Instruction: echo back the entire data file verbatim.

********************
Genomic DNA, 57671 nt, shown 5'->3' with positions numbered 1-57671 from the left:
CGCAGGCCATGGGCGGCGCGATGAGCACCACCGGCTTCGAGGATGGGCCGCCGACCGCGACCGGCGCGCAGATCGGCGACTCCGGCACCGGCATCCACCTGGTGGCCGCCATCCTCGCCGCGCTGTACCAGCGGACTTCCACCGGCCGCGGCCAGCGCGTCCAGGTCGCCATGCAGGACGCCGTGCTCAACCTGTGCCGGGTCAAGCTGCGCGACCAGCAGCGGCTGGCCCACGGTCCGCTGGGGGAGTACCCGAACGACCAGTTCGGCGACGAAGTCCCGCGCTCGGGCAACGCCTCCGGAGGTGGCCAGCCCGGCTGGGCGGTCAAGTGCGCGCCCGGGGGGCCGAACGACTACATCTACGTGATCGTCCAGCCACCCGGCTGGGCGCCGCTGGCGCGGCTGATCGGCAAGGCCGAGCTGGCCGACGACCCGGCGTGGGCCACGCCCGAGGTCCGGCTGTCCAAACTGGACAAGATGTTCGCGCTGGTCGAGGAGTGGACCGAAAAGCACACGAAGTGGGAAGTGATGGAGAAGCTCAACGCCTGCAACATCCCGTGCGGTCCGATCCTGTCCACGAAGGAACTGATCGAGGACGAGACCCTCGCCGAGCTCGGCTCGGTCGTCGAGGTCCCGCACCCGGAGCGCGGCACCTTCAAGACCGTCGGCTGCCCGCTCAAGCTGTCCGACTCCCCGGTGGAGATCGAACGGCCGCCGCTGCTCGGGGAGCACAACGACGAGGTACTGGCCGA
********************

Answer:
Genomic DNA, 57671 nt, shown 5'->3' with positions numbered 1-57671 from the left:
CGCAGGCCATGGGCGGCGCGATGAGCACCACCGGCTTCGAGGATGGGCCGCCGACCGCGACCGGCGCGCAGATCGGCGACTCCGGCACCGGCATCCACCTGGTGGCCGCCATCCTCGCCGCGCTGTACCAGCGGACTTCCACCGGCCGCGGCCAGCGCGTCCAGGTCGCCATGCAGGACGCCGTGCTCAACCTGTGCCGGGTCAAGCTGCGCGACCAGCAGCGGCTGGCCCACGGTCCGCTGGGGGAGTACCCGAACGACCAGTTCGGCGACGAAGTCCCGCGCTCGGGCAACGCCTCCGGAGGTGGCCAGCCCGGCTGGGCGGTCAAGTGCGCGCCCGGGGGGCCGAACGACTACATCTACGTGATCGTCCAGCCACCCGGCTGGGCGCCGCTGGCGCGGCTGATCGGCAAGGCCGAGCTGGCCGACGACCCGGCGTGGGCCACGCCCGAGGTCCGGCTGTCCAAACTGGACAAGATGTTCGCGCTGGTCGAGGAGTGGACCGAAAAGCACACGAAGTGGGAAGTGATGGAGAAGCTCAACGCCTGCAACATCCCGTGCGGTCCGATCCTGTCCACGAAGGAACTGATCGAGGACGAGACCCTCGCCGAGCTCGGCTCGGTCGTCGAGGTCCCGCACCCGGAGCGCGGCACCTTCAAGACCGTCGGCTGCCCGCTCAAGCTGTCCGACTCCCCGGTGGAGATCGAACGGCCGCCGCTGCTCGGGGAGCACAACGACGAGGTACTGGCCGA